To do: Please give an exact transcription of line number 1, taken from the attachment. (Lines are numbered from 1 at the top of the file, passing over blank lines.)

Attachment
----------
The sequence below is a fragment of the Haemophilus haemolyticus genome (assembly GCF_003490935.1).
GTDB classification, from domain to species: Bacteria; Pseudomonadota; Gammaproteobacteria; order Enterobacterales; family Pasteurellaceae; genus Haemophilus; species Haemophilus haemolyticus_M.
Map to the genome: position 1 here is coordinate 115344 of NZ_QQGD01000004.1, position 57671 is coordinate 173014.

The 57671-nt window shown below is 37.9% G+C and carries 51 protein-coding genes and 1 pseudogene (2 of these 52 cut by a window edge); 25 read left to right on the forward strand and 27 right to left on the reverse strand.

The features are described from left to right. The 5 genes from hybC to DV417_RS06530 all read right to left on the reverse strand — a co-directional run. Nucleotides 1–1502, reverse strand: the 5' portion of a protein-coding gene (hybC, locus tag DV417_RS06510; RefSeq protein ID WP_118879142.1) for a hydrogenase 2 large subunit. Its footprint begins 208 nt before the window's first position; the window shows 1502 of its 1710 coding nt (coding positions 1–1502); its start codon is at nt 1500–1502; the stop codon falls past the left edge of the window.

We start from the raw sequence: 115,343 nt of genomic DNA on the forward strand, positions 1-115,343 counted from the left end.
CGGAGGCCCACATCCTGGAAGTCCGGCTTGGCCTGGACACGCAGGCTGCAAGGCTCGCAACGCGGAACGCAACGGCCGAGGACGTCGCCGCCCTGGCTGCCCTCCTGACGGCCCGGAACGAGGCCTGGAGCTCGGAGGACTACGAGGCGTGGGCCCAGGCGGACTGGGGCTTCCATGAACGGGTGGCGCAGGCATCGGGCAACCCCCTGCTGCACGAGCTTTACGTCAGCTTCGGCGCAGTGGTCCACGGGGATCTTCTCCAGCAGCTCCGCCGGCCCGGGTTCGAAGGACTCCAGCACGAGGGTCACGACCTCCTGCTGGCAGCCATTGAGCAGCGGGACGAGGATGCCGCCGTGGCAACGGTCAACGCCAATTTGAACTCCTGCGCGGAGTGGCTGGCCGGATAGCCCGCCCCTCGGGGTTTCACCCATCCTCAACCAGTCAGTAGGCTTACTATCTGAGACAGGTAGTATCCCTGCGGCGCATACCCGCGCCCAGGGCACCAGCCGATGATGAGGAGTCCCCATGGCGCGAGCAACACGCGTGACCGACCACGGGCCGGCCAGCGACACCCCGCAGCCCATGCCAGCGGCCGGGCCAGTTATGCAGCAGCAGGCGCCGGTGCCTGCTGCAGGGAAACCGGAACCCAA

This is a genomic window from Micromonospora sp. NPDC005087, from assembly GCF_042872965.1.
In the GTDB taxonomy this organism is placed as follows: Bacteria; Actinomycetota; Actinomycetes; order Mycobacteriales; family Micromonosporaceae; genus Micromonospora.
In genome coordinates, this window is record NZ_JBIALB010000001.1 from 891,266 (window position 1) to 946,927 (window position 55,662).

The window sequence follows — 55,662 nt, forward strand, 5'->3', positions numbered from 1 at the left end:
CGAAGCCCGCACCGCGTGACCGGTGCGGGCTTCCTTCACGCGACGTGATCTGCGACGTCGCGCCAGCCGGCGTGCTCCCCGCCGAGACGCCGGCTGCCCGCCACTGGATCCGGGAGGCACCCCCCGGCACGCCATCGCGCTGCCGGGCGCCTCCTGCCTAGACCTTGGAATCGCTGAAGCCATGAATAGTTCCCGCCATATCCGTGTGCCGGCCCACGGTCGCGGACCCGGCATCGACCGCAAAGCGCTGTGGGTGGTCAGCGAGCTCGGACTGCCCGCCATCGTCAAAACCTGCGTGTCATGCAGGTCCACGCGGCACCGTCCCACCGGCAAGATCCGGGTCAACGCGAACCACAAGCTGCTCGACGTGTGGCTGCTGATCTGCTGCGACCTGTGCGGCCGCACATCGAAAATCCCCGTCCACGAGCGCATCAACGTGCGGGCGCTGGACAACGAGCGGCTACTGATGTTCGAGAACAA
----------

The sequence below is a fragment of the Haemophilus haemolyticus genome (assembly GCF_003490935.1).